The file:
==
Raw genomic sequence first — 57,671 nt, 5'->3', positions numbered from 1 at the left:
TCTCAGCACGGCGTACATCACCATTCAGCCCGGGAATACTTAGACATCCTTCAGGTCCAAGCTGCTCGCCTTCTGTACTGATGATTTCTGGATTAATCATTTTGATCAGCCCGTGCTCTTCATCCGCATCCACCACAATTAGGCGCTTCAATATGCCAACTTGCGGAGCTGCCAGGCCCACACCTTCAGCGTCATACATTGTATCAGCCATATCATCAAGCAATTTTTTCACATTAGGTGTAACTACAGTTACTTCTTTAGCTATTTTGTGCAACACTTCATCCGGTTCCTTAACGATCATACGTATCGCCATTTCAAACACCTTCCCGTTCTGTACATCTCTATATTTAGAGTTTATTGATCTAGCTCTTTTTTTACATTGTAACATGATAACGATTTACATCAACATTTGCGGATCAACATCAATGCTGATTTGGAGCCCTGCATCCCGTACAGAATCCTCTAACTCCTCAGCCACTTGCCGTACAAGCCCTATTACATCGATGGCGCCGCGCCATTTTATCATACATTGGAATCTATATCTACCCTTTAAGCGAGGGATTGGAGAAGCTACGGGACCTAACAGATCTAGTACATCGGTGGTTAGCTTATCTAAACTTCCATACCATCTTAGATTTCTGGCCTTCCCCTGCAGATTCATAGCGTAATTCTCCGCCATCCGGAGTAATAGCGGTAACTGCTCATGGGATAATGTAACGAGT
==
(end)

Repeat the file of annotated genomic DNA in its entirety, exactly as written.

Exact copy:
Raw genomic sequence first — 57,671 nt, 5'->3', positions numbered from 1 at the left:
TCTCAGCACGGCGTACATCACCATTCAGCCCGGGAATACTTAGACATCCTTCAGGTCCAAGCTGCTCGCCTTCTGTACTGATGATTTCTGGATTAATCATTTTGATCAGCCCGTGCTCTTCATCCGCATCCACCACAATTAGGCGCTTCAATATGCCAACTTGCGGAGCTGCCAGGCCCACACCTTCAGCGTCATACATTGTATCAGCCATATCATCAAGCAATTTTTTCACATTAGGTGTAACTACAGTTACTTCTTTAGCTATTTTGTGCAACACTTCATCCGGTTCCTTAACGATCATACGTATCGCCATTTCAAACACCTTCCCGTTCTGTACATCTCTATATTTAGAGTTTATTGATCTAGCTCTTTTTTTACATTGTAACATGATAACGATTTACATCAACATTTGCGGATCAACATCAATGCTGATTTGGAGCCCTGCATCCCGTACAGAATCCTCTAACTCCTCAGCCACTTGCCGTACAAGCCCTATTACATCGATGGCGCCGCGCCATTTTATCATACATTGGAATCTATATCTACCCTTTAAGCGAGGGATTGGAGAAGCTACGGGACCTAACAGATCTAGTACATCGGTGGTTAGCTTATCTAAACTTCCATACCATCTTAGATTTCTGGCCTTCCCCTGCAGATTCATAGCGTAATTCTCCGCCATCCGGAGTAATAGCGGTAACTGCTCATGGGATAATGTAACGAGT